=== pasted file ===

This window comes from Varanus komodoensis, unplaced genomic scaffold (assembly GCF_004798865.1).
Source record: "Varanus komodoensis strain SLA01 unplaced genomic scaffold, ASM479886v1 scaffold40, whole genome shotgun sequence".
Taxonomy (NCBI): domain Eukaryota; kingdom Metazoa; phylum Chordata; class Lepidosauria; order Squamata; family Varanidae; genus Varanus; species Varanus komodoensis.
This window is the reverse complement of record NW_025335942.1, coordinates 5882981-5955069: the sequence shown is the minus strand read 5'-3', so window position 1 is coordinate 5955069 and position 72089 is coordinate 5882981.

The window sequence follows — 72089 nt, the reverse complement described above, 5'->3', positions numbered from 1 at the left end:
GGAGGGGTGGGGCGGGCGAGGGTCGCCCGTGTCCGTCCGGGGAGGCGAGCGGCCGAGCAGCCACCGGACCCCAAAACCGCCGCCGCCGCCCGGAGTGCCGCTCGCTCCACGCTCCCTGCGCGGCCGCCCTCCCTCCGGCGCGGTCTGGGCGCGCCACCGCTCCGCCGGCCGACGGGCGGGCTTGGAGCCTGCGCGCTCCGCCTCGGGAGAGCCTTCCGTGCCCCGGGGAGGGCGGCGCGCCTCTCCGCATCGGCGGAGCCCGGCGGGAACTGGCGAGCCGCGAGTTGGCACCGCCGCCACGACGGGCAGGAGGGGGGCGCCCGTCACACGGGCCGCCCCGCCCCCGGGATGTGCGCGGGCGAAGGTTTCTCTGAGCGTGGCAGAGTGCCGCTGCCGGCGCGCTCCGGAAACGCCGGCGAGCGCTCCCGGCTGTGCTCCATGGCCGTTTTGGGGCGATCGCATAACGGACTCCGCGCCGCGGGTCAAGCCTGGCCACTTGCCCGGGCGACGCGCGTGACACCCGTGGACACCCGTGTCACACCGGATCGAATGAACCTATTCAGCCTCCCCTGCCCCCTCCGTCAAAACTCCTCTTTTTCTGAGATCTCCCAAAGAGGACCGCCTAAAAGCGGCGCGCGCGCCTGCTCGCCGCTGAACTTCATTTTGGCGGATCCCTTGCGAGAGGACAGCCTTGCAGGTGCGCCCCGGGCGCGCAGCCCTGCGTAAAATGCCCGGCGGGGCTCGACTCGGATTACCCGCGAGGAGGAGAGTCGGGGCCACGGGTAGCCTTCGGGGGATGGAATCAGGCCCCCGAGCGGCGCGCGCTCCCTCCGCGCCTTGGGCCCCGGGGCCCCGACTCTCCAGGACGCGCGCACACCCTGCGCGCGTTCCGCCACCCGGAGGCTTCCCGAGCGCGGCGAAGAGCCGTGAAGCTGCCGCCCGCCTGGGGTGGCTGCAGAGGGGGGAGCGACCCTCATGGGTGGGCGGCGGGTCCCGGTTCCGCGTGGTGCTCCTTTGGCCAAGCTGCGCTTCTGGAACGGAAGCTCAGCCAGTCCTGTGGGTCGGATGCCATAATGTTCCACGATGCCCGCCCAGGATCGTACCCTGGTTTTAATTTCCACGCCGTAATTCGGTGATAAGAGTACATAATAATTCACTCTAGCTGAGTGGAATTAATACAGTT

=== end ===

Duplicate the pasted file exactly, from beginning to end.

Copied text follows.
This window comes from Varanus komodoensis, unplaced genomic scaffold (assembly GCF_004798865.1).
Source record: "Varanus komodoensis strain SLA01 unplaced genomic scaffold, ASM479886v1 scaffold40, whole genome shotgun sequence".
Taxonomy (NCBI): domain Eukaryota; kingdom Metazoa; phylum Chordata; class Lepidosauria; order Squamata; family Varanidae; genus Varanus; species Varanus komodoensis.
This window is the reverse complement of record NW_025335942.1, coordinates 5882981-5955069: the sequence shown is the minus strand read 5'-3', so window position 1 is coordinate 5955069 and position 72089 is coordinate 5882981.

The window sequence follows — 72089 nt, the reverse complement described above, 5'->3', positions numbered from 1 at the left end:
GGAGGGGTGGGGCGGGCGAGGGTCGCCCGTGTCCGTCCGGGGAGGCGAGCGGCCGAGCAGCCACCGGACCCCAAAACCGCCGCCGCCGCCCGGAGTGCCGCTCGCTCCACGCTCCCTGCGCGGCCGCCCTCCCTCCGGCGCGGTCTGGGCGCGCCACCGCTCCGCCGGCCGACGGGCGGGCTTGGAGCCTGCGCGCTCCGCCTCGGGAGAGCCTTCCGTGCCCCGGGGAGGGCGGCGCGCCTCTCCGCATCGGCGGAGCCCGGCGGGAACTGGCGAGCCGCGAGTTGGCACCGCCGCCACGACGGGCAGGAGGGGGGCGCCCGTCACACGGGCCGCCCCGCCCCCGGGATGTGCGCGGGCGAAGGTTTCTCTGAGCGTGGCAGAGTGCCGCTGCCGGCGCGCTCCGGAAACGCCGGCGAGCGCTCCCGGCTGTGCTCCATGGCCGTTTTGGGGCGATCGCATAACGGACTCCGCGCCGCGGGTCAAGCCTGGCCACTTGCCCGGGCGACGCGCGTGACACCCGTGGACACCCGTGTCACACCGGATCGAATGAACCTATTCAGCCTCCCCTGCCCCCTCCGTCAAAACTCCTCTTTTTCTGAGATCTCCCAAAGAGGACCGCCTAAAAGCGGCGCGCGCGCCTGCTCGCCGCTGAACTTCATTTTGGCGGATCCCTTGCGAGAGGACAGCCTTGCAGGTGCGCCCCGGGCGCGCAGCCCTGCGTAAAATGCCCGGCGGGGCTCGACTCGGATTACCCGCGAGGAGGAGAGTCGGGGCCACGGGTAGCCTTCGGGGGATGGAATCAGGCCCCCGAGCGGCGCGCGCTCCCTCCGCGCCTTGGGCCCCGGGGCCCCGACTCTCCAGGACGCGCGCACACCCTGCGCGCGTTCCGCCACCCGGAGGCTTCCCGAGCGCGGCGAAGAGCCGTGAAGCTGCCGCCCGCCTGGGGTGGCTGCAGAGGGGGGAGCGACCCTCATGGGTGGGCGGCGGGTCCCGGTTCCGCGTGGTGCTCCTTTGGCCAAGCTGCGCTTCTGGAACGGAAGCTCAGCCAGTCCTGTGGGTCGGATGCCATAATGTTCCACGATGCCCGCCCAGGATCGTACCCTGGTTTTAATTTCCACGCCGTAATTCGGTGATAAGAGTACATAATAATTCACTCTAGCTGAGTGGAATTAATACAGTT